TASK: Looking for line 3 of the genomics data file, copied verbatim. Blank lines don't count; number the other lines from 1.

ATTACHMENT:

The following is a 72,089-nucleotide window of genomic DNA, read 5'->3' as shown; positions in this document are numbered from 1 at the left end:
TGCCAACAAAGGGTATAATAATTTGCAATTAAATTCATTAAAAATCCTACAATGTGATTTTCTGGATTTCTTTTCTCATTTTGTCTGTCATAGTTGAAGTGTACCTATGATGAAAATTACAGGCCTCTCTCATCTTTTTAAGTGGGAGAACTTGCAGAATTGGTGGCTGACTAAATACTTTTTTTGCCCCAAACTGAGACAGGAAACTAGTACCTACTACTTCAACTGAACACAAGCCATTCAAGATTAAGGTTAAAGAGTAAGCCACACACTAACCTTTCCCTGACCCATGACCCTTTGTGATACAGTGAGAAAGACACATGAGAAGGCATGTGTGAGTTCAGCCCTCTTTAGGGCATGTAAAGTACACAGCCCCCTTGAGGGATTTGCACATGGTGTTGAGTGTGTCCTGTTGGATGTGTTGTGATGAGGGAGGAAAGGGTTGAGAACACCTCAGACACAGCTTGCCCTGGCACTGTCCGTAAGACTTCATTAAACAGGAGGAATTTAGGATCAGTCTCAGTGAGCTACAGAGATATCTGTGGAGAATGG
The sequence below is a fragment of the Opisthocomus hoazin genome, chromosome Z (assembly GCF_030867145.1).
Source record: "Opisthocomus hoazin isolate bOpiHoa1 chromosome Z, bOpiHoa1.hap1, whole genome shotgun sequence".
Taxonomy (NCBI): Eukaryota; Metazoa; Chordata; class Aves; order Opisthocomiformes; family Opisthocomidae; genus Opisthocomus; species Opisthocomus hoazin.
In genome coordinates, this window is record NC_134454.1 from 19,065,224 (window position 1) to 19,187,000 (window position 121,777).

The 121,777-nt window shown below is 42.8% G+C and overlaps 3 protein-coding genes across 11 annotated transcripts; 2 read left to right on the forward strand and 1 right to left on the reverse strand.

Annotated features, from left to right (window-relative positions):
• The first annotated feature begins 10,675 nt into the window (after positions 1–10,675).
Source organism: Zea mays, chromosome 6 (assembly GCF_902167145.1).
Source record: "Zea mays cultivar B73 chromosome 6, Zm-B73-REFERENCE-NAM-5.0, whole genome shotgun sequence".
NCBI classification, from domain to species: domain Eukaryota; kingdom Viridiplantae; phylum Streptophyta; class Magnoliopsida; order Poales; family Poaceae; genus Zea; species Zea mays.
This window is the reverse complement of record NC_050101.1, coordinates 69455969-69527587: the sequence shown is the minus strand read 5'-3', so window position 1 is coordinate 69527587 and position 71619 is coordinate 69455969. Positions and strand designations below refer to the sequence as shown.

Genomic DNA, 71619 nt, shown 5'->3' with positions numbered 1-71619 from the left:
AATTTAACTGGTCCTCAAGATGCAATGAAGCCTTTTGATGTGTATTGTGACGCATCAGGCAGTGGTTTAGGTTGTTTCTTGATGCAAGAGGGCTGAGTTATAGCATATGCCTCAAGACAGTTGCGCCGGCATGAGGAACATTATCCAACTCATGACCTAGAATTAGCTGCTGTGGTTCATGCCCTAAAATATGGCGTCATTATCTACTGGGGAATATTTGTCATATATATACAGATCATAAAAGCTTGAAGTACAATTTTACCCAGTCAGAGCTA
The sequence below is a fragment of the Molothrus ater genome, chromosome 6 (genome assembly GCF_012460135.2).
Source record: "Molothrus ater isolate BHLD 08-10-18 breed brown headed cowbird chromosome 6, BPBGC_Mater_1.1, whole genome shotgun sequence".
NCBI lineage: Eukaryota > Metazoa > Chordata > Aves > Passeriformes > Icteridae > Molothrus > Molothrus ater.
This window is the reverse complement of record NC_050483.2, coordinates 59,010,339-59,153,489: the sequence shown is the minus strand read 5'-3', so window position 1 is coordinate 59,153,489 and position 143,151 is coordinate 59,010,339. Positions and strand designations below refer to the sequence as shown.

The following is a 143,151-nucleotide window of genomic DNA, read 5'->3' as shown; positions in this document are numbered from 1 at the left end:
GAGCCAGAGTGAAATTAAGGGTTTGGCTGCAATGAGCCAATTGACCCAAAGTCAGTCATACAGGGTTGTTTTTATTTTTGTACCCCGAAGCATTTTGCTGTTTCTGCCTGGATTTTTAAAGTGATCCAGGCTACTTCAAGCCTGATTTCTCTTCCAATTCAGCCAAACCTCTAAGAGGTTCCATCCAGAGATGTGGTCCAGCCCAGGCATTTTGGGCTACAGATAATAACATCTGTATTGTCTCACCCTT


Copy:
The sequence below is a fragment of the Opisthocomus hoazin genome, chromosome Z (assembly GCF_030867145.1).